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McHenry County’s thirst for craft beer grows

Published: Friday, April 11, 2014 1:08 p.m. CDT • Updated: Friday, April 11, 2014 11:10 p.m. CDT
Caption
(Kyle Grillot – kgrillot@shawmedia.com)
Bartenders Jordan Jay and Kayti Sault both of Cary TALK behind the bar at Jasters Craft Beer and Winery. Jasters, which opened in November, is part of the region's growing craft beer scene.
Caption
(Kyle Kyle Grillot – kgrillot@shawmedia.com)
Bartender Kayti Sault pours a Hinterland Saison Farmhouse Ale at Jasters Craft Beer and Winery in Crystal Lake.

Those left wanting more flavor and freshness when sipping a brew have new reason to smack their lips as McHenry County’s craft brew scene continues to ferment.

The Crystal Lake Beer Co. is coming to 150 N. Main St. this summer, joining McHenry’s Chain O’ Lakes Brewing Co. in locally producing craft beers for sale in their taprooms and distribution to a variety of area outlets. 

“We’re excited,” said Chuck Ross, co-owner of Crystal Lake Beer Co. along with John O’Fallon, both of Crystal Lake. 

“We hope to open by mid-summer to be able to participate in Crystal Lake’s centennial celebration,” he continued. “The city has been very supportive and excited, and as we move forward, we haven’t lost any enthusiasm in the marketplace.”

And Crystal Lake Beer Co. assuredly won’t be the last to frost local mugs, as Scorched Earth Brewing Co. is under construction in Algonquin and a Woodstock entrepreneur also is said to be putting together a plan for a location near the Square.

Ross and others who are brewing, distributing and pouring craft beers are part of a still-trending market. 

In 2012, growth of the craft brewing industry was 15 percent by volume and 17 percent by dollars compared to growth in 2011 of 13 percent by volume and 15 percent by dollars, according to the Brewers Association, a nonprofit industry trade group for small and independent American brewers.

The industry accounted for 108,440 jobs in the United States, including serving staff in brew pubs, according to association statistics.

Curt Ames of the Chain O’ Lakes Brewing Co. in McHenry said his taproom business has burgeoned since opening last summer at Pearl and Green streets, though he is not yet distributing.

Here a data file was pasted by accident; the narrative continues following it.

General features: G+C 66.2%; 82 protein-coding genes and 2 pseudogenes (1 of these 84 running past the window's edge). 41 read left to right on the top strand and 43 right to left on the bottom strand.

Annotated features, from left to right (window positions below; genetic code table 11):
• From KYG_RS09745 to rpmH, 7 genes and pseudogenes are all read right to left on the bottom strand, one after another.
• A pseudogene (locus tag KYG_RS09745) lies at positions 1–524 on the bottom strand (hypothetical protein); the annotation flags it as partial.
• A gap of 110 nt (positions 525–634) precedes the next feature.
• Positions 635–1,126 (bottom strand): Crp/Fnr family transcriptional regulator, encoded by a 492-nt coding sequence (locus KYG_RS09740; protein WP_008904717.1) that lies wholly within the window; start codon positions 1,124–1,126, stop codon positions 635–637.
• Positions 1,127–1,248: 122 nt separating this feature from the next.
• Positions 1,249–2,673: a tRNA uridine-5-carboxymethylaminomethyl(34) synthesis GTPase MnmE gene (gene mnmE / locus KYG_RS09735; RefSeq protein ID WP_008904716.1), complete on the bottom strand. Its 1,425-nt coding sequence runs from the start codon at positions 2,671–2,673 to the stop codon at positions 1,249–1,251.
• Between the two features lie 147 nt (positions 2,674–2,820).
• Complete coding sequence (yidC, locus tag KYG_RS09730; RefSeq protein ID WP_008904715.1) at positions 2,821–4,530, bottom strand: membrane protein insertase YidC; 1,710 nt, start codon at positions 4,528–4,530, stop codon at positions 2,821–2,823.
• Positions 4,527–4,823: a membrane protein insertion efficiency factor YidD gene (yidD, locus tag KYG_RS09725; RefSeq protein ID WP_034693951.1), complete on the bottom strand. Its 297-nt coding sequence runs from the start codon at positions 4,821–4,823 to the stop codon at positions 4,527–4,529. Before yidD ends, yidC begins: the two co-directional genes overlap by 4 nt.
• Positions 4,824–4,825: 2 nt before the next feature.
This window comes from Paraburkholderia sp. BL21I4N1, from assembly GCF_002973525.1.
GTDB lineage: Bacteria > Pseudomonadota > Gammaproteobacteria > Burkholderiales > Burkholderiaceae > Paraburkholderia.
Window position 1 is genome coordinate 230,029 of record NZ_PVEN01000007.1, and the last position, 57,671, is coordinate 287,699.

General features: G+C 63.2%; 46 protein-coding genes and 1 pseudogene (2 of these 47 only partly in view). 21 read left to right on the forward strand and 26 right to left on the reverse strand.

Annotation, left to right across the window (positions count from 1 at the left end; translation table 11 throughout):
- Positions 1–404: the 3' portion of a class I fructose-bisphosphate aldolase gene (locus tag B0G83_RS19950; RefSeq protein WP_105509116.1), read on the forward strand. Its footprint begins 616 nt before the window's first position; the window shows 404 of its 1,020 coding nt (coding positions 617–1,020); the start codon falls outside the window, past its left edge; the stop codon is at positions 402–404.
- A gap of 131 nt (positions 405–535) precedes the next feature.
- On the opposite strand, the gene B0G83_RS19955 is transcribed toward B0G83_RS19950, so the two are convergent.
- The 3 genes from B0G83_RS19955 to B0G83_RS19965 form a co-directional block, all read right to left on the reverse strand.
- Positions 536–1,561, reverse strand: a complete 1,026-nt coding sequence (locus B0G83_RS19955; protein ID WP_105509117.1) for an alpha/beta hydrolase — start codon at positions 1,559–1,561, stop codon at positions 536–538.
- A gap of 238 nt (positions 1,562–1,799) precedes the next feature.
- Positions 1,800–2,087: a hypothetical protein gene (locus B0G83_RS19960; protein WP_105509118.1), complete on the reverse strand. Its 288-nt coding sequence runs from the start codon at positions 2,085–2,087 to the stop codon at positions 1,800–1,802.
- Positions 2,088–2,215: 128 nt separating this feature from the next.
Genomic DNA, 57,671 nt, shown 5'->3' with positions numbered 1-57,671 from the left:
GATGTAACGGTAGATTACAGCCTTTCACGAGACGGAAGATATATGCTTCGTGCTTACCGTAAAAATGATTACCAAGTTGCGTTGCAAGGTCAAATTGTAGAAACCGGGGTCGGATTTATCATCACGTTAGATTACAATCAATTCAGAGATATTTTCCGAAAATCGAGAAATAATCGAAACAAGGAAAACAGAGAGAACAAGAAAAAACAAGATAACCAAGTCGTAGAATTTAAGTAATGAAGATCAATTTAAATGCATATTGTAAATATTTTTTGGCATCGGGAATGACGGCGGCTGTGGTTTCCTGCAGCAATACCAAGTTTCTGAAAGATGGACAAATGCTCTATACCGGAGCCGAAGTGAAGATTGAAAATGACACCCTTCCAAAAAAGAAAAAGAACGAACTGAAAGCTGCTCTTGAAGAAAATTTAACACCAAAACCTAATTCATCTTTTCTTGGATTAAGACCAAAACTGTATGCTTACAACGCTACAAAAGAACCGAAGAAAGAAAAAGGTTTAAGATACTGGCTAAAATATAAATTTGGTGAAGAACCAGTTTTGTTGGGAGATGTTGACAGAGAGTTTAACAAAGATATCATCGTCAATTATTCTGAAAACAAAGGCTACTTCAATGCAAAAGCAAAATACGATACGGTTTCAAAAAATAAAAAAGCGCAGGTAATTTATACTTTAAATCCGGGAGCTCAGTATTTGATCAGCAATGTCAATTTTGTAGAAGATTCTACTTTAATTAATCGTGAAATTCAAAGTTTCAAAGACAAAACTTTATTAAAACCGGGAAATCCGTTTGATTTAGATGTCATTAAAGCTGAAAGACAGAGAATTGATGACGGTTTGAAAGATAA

“We did 80 barrels the last quarter of last year,” he said. “It’s fun to still see a bunch of new people coming in the door.”

And Ames is not at all concerned about the prospect of the local micro-brewing scene becoming oversaturated.

“It’s honestly better to have a few in a geographic region,” he said, “because then you become a destination for outsiders.” 

Duke’s Alehouse & Kitchen, not far from the new Crystal Lake Brewing Co.’s location on Main Street in Crystal Lake, is perhaps the county’s most longstanding location for offering a variety of craft beers — with beers from throughout the Midwest and the world. There’s no dearth of consumer interest, said Tom Dycha, beverage manager since 2008.

“We do offer 21 on tap at all times,” Dycha said. “My bottle counts usually range from 140 to 170 at any given time.” 

At a time when many consumers are still watching their nickels, and given that craft brews are pricier products, what’s the appeal?

“It’s more flavorful and of higher quality,” Dycha said. “Compared to domestic beers, our sales are 80 percent craft, 20 percent domestic. The domestics did increase last year … I know a lot of micro breweries are starting to make more sessionable, lower-alcohol, easier-drinking beers – beers that are not too bold, but have a nice, crisp flavor with milder hops, milder malts. 

“I have to say that craft beer sales are still trending up.”

The curious are welcome to sample a small taste before diving into a bottle or glass. Duke’s present offerings range from Southern Tier 2XMAS at $3 for a 12-ounce bottle to Boulevard Rye-on-Rye for $25 for a 23-ounce bottle. Craft beers on tap go from about $4 to $9.50 a glass. The regularly updated beer menu is available at thedukeabides.com.

Sampling is equally available to the curious at Jasters Craft Beer and Winery, which opened Nov. 25 at 414 W. Virginia St., Crystal Lake.

Owners Adam and Melissa Harjung of Cary set out to give the location a 1920s speakeasy vibe, with a copper-hued tin ceiling, brick-faced walls, teal-upholstered booths and a handsome, handcrafted cherry and maple bar. 

What’s poured there, of course, is of chief importance, and at Jasters, customers can enjoy several dozen varieties of micro-brewed porters, India Pale Ales, Scotch Ales, stouts, lagers and more.

“I’d have to say 70 percent of our business is craft beer,” Adam Harjung said, adding that a lengthy fine wine list and specialty cocktails also are available.

Harjung and his general manager, Tanya Callaway, said they look forward to adding local brewing companies’ offerings to their list. 

The Midwest, they said, may have been a bit slow to the craft brew party, but the thirst grows.

The Crystal Lake Beer Co.’s Ross said he and O’Fallon are banking on it, and looking forward to a thriving taproom and distribution business, with an initial system capacity for producing up to 9,000 barrels annually.  

“It’s a passion for us,” Ross said. “It’s exciting and something we think Crystal Lake is lacking in, and we looked at it as an opportunity for the city as well as ourselves.”

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By the numbers

6.5 percent: Craft brewing sales share in 2012 by volume

10.2 percent: Craft brewing sales share in 2012 by dollars

409: U.S. brewery openings in 2012

43: U.S. brewery closings in 2012

13.24 million: barrels* of craft brew sold in 2012

* One barrel = 31 U.S. gallons

Source: brewersassociation.org

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